Thai cuisine is one of the most famous and exotic cuisines in the world. Whether it is chilly-hot or exceptionally aromatic and sweet, harmony and balance is the key ingredient behind every dish. Nowadays, you can find at least one Thai restaurant in most western cities but the former prime minister of Thailand, Yingluck Shinawatra, while travelling the world to cover her political duties, encountered a distressing problem; Thai cuisine that was far from palatable.

The ideal Thai meal is a harmonious blend of the spicy, the subtle, the sweet and sour, and is meant to be equally satisfying to the eye, nose and palate. Still, she found the meals she sampled at Thai restaurants abroad were unworthy of the name as they were too bland and tasteless.

The problem bothered her enough to raise it at a cabinet meeting and even though her political party is no longer in office, her culinary concern led to the initiation of a project aimed at standardizing the art of Thai food. The unveiling will take place today and those invited will witness the debut of a machine –  a robot to be more precise!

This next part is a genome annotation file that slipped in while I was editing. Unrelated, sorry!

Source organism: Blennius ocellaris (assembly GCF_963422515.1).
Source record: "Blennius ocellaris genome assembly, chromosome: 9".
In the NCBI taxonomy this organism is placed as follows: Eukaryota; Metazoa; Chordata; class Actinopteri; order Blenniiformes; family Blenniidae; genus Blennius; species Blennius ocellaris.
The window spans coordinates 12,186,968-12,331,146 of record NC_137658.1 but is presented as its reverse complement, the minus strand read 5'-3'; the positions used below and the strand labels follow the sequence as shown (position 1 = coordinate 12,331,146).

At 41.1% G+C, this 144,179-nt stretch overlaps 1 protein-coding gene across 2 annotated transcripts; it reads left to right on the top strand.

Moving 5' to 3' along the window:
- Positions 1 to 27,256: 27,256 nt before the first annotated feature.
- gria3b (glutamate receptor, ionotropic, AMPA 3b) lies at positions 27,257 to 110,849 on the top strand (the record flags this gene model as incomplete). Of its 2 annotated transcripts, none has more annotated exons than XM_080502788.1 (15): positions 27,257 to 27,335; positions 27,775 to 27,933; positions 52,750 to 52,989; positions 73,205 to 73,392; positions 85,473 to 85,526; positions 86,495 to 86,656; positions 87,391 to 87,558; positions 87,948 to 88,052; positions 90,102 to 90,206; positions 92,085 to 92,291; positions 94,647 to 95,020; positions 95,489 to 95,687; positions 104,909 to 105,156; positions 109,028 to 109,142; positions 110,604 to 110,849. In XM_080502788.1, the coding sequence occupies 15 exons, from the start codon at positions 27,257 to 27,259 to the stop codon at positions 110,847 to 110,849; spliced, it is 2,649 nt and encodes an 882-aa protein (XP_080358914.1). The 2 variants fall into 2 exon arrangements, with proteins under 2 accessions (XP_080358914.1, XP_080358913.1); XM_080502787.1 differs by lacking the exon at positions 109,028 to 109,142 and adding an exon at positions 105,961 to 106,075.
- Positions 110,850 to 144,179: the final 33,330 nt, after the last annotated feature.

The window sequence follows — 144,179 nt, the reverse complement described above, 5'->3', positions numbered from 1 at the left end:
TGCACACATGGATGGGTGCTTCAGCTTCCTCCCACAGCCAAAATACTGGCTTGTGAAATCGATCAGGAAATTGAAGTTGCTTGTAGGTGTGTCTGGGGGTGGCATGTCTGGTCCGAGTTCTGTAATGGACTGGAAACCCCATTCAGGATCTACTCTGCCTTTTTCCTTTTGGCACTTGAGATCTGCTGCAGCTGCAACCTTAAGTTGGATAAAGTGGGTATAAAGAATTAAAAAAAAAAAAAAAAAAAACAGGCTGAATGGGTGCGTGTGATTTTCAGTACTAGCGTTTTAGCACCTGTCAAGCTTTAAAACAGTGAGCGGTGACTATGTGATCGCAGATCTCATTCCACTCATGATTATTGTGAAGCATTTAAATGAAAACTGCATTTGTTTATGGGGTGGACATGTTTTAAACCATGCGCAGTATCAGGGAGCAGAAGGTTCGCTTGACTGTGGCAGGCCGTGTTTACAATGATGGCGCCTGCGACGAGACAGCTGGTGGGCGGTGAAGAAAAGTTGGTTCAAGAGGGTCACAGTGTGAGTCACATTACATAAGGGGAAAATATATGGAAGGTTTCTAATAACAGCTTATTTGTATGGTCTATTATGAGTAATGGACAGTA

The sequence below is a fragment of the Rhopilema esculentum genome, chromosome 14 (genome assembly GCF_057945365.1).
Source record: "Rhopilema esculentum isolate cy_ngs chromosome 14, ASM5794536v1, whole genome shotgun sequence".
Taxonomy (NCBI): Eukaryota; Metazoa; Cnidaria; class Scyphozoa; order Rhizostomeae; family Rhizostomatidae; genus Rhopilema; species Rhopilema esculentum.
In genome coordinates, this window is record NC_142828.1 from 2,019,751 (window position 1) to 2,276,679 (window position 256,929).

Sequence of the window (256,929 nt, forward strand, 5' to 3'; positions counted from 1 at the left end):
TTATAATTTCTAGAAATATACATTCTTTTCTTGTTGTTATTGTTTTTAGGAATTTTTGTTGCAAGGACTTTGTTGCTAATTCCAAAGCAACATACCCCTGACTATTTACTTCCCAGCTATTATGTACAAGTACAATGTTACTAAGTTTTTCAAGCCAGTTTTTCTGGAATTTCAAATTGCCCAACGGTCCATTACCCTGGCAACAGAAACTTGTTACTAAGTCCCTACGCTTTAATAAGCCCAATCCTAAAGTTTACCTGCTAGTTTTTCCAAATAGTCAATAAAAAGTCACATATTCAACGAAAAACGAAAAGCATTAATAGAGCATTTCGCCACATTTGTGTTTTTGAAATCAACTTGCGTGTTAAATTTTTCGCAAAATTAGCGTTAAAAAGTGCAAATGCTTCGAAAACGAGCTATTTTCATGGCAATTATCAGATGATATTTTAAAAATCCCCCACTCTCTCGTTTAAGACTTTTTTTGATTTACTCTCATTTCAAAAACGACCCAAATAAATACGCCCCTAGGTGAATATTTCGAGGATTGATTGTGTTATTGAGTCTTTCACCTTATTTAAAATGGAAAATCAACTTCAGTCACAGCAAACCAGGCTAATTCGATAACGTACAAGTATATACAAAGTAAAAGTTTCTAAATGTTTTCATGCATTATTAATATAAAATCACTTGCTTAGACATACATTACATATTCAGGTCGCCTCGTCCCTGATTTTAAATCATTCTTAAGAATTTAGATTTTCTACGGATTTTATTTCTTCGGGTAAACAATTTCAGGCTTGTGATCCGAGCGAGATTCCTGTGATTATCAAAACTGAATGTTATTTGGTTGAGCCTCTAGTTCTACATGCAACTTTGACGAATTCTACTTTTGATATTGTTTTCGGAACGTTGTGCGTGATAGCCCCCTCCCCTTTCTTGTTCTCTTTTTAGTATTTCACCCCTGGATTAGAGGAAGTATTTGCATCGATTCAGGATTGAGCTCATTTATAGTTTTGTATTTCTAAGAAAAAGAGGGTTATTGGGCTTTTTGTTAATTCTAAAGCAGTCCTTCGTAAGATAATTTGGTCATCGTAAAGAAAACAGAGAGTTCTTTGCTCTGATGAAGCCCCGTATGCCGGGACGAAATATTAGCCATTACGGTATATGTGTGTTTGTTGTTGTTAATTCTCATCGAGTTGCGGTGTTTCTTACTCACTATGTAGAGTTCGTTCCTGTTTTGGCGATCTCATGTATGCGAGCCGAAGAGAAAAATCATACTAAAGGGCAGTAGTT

street cook thaiAccording to its promoters, the so-called e-delicious machine, scans food samples to produce a chemical signature. This signature is then measured against a standard which is deemed to characterize the authenticity of the specific dish. This way it can scientifically evaluate a properly prepared green curry with just the right mix of Thai basil, curry paste and fresh coconut cream, and a lame imitation. With a scale of 100, anything scoring less than 80 will be considered as not up to standard.

The government-financed the Thai Delicious Committee, which oversaw the development of the machine, describes it as “an intelligent robot that measures smell and taste in food ingredients through sensor technology in order to measure taste like a food critic.”

In a country of 67 million people, there are somewhere near the same number of strongly held opinions about Thai cooking. As locals say the characteristics of Thai food depend on who cooks it, for whom it is cooked, for what occasion and where it is cooked to suit all palates. Still, can the estimated price of $18,000 for the e-delicious robot, do the job of a well-trained food critic? Since when can a computer measure taste?

All of us, that love cooking, know that changing the order of the ingredients added or their brand can affect the taste of a dish. As we also know that the best sample receptor for taste is your own tongue. So, maybe the Thai government should invest their money in more important causes affecting their country and use humans to measure taste and gauge authenticity.

(Source: The New York Times)

Lab scientist, sharp dresser and cooking guru Maria is one half of the original founding team. She brings her opinions with earnestness and a smile, even when there are razor blades inside.

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